I donâ€™t want to be anything flashy, guys, Iâ€™m not an asshole. I just want to be something simple, something understated: subdued flair. Hey, itâ€™s just me, Iâ€™m just a person, you know, like the people youâ€™ve known since you were young. Iâ€™m the boy next door, gone really smart (glasses) and to strange lengths to show my tattoo. What tattoo? This? Where? Itâ€™s nothing. Iâ€™m just an average guy with some knuckles shoved under his chin, you know, like always.
To errr is human, to forgive â€” oh, Jesus, you screwed up the spelling of â€œerr.â€? You canâ€™t even get a three-letter word right, for fuckâ€™s sake. Look, Iâ€™m sorry, but this amanuensis internship just isnâ€™t working out. No, Iâ€™m not willing to give you a second chance. Please have your stuff out by the end of the day.
1. You will be encouraged to play nice and work with others. 2. Snacks may be eaten during class. 3. You will be expected to practice your reading and critical-thinking skills daily. 4. Group projects may be messy and lead to certain disaster. 5. If you are enrolled in a private program, it may cost your parents a lot of money. 6. You get to go outside and run around. 7. By the mid-point of the year, you will question why you chose this path while repeatedly hitting your head on your desk and crying. 8.
Muck Rack makes it simple to find people, tweets, or articles that mention any name, keyword, company, hashtag etc. We've compiled this guide to help you make the most of your search.
Selecting a term
Start searching tweets, articles from media outlets, articles mentioned in tweets, journalists'
names, titles and bios with some suggested searches:
Companies or Topics (e.g. iPhone, Microsoft)
Phrases (e.g. "cloud computing") — use quotes to keep the terms together
Twitter handles (e.g. @username) — returns those who have mentioned or replied to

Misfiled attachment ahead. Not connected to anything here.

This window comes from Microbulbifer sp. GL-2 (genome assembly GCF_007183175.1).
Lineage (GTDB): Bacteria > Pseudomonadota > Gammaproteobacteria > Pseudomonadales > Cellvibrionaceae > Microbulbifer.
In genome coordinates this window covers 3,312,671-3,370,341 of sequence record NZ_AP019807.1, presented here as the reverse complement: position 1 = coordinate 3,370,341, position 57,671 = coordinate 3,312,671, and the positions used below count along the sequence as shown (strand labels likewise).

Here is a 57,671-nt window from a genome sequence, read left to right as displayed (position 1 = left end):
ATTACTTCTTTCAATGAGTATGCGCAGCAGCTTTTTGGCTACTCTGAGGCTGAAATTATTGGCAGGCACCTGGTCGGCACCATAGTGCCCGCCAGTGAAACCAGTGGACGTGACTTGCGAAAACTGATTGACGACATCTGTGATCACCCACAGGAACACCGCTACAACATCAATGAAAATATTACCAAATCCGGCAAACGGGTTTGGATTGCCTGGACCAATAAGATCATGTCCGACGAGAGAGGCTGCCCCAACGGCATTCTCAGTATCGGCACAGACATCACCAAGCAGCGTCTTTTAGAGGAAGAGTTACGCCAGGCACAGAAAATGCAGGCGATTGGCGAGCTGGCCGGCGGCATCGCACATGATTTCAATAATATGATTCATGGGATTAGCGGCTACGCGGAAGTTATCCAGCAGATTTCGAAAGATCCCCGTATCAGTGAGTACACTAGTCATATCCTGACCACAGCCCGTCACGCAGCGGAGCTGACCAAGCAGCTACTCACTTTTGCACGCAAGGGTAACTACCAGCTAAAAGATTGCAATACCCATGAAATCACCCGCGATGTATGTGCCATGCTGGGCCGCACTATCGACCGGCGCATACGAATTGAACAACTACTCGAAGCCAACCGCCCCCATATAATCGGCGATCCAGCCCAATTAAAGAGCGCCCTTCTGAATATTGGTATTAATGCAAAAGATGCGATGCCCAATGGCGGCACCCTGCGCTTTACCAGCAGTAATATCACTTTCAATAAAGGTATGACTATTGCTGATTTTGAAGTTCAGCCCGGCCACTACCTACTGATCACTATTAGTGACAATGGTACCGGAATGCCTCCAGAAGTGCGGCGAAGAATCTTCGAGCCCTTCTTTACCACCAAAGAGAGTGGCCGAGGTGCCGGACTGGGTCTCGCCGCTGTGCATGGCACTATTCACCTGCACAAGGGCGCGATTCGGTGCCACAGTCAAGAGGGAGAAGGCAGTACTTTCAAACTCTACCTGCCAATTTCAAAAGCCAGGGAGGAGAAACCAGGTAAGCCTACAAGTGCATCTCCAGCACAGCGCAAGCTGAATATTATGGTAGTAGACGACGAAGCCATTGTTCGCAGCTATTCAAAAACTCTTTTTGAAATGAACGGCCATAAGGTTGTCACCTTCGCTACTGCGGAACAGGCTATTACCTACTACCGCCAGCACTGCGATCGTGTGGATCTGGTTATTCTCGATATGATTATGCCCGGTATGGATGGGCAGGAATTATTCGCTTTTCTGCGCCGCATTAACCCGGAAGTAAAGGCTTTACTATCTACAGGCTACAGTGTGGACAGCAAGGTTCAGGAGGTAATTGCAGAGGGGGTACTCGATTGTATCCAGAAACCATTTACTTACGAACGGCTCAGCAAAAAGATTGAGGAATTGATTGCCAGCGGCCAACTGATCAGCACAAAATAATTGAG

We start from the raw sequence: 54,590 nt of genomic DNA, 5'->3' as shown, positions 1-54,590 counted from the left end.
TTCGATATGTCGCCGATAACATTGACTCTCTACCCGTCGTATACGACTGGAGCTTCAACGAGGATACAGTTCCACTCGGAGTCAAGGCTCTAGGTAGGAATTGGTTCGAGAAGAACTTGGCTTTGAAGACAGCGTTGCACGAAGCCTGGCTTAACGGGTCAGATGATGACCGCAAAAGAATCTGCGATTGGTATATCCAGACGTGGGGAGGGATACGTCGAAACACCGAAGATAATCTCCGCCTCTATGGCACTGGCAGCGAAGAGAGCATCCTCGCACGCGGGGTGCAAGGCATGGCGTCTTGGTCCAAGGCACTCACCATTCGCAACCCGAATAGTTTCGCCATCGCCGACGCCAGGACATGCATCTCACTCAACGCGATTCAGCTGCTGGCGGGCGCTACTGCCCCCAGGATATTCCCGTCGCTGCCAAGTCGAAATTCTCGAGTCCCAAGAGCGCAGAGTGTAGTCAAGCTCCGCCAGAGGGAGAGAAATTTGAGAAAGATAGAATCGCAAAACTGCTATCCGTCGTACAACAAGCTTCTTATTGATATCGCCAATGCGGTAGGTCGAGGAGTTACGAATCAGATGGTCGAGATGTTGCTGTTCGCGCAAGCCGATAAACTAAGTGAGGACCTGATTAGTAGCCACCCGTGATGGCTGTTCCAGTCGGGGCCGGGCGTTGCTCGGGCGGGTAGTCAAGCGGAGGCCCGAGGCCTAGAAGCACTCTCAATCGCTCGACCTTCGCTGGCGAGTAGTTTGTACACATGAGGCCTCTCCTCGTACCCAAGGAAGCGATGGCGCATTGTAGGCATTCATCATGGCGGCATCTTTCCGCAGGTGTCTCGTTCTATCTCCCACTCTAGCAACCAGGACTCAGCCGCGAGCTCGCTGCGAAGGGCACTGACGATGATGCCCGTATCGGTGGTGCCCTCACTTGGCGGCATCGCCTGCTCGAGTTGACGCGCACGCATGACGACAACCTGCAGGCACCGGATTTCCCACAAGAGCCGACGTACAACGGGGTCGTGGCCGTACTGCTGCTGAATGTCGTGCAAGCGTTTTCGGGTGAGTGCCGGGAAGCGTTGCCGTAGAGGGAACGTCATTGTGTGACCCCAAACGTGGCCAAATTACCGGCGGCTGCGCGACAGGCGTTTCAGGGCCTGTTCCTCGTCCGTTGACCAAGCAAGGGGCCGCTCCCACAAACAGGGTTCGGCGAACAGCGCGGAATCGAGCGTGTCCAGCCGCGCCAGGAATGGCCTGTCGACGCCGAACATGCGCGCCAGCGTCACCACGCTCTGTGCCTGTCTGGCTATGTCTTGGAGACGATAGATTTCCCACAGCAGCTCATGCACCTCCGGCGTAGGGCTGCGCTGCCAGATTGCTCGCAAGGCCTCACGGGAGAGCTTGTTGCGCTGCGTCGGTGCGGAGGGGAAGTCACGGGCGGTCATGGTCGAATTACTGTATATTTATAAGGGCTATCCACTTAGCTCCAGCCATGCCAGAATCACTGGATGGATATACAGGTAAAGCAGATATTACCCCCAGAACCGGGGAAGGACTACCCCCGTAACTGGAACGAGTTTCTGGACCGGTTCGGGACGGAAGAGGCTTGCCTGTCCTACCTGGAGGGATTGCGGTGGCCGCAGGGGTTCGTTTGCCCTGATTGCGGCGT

Names (e.g. "David Pogue")
Hashtags (e.g. #sxsw, #london2012)
Bio details (e.g. vegan, Olympics, father)
Muck Rack's Advanced Search allows for many boolean operators.
Find results that mention multiple specified terms, use AND or
+. For example, ensure each result contains both Elon Musk and Mark Zuckerberg by
searching Obama AND Romney or Obama + Romney.
Use the operators OR or , to broaden your search when you'd like either of
multiple terms to appear in results. (This is the default behavior of our search when no operators
are used.) For example, search for democrat OR republican to find results that refer to
Democrats and/or Republicans.
Use NOT or - to subtract results from your search. For
example, searching Disney will yield results about the Walt Disney Company as well as Walt Disney
World Resort. To exclude mentions of Disney World, search for Disney -World or Disney
When using one of these operators with a phrase, enclose it in quotation marks. For example, you can
find results about smartphones excluding Apple's iPhone 4S by searching smartphone -"iPhone
Exact case matching or punctuation
If you're searching for a brand name or keyword that relies on specific punctuation marks or capitalization, you can
find results that match your exact query by adding matchcase: before the keyword you're searching for, like matchcase:E*TRADE .
Use parentheses to separate multiple
boolean phrases. For example, to find journalists talking about having fun in Disney World or
Disneyland, search for ("disney world" OR disneyland) AND fun.
An asterisk can be used to search for any variation of a root word truncated by the asterisk. For example, searching for admin* will return results for administrator, administration, administer, administered, etc.
A near operator is an AND operator where you can control the distance between the words. You can vary the distance the near operation uses by adding a forward slash and number (between 0-99) such as strawberries NEAR/10 "whipped cream", which means the strawberries must exist within 10 words of "whipped cream".